On the other hand, while the hard rain is falling, people are leaving my life. Licha, our neighbor across the street, has sold her house and she and her family will be moving to Panama indefinitely this week (her father also passed away about a month ago). Cristina can´t remember a time that they didn´t share everything, but acknowledges her leaving--"Life is just too expensive here" (with the dollar currency and price inflation). We celebrated Seneira´s 26th birthday on Thursday, and her grandfather passed away on Sunday morning. And Jefferson, my 5 year old imaginitive "house brother" will be "escorted" illegally across the border to where he calls "A-planta" (Atlanta) to join his mother, father, and brothers (whom he has never met). You´d think that it should be important to stay, but when everyone you care about is leaving, it´s difficult to convince yourself to stay somewhere that so many people have left behind. And, even though I re-connected with
people back "home," relationships are slipping away as I continue on this journey.
On my way back from the States (culture shock wasn´t nearly as difficult as I thought, but it was certainly weird), there was a line of about 10 deportees waiting to get on the plane to San Salvador with their weary faces and their possessions in creased paper bags, standing between the three policemen who didn´t allow them to do anything and laughed among themselves.
Something that I have noticed is I am getting readership from Salvadorans in this blog. I just want to acknowledge those of you who are reading my blog, and thank you for your comments of encouragement and your critiques as well. If I say anything offensive in any way, I hope you can bear with me to understand that I am still looking at this experience after only being here for only seven months and observing the world around me with eyes that have seen the world very differently for much longer. And any naive humor that I may use stems from my genuine curiosity about the way things are. Please continue to hold me accountable for the words that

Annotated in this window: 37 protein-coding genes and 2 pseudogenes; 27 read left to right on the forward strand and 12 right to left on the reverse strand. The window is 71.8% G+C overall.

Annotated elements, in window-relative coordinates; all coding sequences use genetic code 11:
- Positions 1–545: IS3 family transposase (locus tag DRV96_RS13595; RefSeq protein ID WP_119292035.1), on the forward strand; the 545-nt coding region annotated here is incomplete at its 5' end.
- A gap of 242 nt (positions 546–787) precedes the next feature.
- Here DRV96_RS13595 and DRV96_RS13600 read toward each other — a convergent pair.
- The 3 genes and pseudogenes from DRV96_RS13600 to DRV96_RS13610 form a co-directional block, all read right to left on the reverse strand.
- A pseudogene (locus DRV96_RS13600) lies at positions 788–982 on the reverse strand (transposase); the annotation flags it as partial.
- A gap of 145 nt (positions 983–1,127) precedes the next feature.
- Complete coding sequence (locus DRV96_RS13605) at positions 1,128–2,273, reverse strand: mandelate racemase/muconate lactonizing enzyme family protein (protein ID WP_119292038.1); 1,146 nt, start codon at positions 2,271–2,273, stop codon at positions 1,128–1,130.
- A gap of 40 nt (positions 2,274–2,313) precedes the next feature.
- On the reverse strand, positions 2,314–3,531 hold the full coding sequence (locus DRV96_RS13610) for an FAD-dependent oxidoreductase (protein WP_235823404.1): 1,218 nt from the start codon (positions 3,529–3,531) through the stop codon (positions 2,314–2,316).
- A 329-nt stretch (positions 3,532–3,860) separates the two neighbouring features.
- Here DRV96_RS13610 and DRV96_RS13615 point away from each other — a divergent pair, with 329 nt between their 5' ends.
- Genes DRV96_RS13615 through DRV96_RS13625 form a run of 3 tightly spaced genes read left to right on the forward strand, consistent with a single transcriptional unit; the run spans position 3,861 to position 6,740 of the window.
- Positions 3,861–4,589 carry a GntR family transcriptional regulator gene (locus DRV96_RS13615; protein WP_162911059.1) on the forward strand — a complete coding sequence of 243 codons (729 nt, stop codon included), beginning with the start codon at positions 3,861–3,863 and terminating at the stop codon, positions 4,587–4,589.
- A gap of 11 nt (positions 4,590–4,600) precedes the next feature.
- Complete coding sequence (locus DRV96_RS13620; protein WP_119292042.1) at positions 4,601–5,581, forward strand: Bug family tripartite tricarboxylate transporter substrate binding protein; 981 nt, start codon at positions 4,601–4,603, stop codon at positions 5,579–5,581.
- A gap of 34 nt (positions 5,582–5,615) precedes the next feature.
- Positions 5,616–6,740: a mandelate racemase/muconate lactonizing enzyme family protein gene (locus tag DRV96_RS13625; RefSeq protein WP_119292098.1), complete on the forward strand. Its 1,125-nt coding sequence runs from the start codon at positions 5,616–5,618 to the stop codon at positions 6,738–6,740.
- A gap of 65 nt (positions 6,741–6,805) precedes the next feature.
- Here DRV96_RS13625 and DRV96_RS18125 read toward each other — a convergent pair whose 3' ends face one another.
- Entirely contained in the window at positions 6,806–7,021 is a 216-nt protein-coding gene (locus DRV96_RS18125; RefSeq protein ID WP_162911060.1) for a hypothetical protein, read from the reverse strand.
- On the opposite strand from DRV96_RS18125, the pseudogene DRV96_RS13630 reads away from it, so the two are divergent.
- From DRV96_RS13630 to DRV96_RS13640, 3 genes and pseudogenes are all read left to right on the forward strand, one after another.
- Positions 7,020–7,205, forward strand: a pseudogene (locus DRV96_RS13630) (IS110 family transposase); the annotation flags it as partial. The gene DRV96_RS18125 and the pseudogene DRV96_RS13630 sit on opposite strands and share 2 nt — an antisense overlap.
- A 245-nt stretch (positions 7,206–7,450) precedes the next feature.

I say and feel free to add your valuable commentary to enrich my point of view regarding your own experience and opinions.
Saying that, I need to establish that what I say on this blog is a reflection often of my personal opinions and observations that may or may not be subjective. I am aware that, thankfully, we´re all different, and if you disagree with something I say or how I represent something, please let me know through message, comment, or email. I always look forward to hearing opinions and gaining different perspectives on my own way of looking at things.
As the rain continues to become part of the rhythm of the day, this flood of thoughts, discoveries, and emotions is "alimentando" myself and my work as much as the rainwater (even though it can be frightening in its power) feeds the newly planted maíz and burgeoning bright green trees that luxuriate in the enriched earth.